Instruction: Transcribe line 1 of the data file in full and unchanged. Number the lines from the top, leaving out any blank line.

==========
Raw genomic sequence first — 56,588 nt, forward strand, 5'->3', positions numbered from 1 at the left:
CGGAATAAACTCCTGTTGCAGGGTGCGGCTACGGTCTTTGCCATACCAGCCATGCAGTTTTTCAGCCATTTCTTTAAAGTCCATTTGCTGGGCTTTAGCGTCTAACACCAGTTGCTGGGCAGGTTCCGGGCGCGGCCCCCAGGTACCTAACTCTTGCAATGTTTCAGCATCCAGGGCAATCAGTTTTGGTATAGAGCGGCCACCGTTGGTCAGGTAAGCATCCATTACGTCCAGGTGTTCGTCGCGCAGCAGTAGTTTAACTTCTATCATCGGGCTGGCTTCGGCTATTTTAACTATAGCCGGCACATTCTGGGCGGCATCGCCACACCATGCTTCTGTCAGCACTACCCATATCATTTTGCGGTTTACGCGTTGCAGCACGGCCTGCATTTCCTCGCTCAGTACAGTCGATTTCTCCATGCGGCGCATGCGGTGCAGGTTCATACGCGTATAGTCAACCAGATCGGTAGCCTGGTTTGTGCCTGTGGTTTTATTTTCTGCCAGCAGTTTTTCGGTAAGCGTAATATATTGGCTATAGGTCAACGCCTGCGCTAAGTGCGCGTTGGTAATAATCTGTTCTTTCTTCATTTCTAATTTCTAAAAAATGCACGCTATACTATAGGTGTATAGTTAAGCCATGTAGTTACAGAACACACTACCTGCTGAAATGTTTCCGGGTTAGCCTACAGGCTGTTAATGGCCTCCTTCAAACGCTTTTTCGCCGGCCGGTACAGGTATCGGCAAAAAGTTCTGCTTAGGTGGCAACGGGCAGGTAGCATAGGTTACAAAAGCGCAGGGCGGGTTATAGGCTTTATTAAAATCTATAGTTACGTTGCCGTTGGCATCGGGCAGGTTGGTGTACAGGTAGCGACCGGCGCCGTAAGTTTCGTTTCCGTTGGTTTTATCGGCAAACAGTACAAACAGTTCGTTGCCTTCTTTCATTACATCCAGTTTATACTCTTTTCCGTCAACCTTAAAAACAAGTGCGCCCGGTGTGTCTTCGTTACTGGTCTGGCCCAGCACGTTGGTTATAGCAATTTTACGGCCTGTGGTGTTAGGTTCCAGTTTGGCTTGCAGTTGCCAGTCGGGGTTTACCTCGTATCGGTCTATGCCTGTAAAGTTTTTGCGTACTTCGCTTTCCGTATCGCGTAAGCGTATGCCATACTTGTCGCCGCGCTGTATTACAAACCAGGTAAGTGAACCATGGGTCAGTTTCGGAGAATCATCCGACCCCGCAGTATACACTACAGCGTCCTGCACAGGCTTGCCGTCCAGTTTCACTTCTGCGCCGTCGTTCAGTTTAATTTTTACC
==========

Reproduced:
Raw genomic sequence first — 56,588 nt, forward strand, 5'->3', positions numbered from 1 at the left: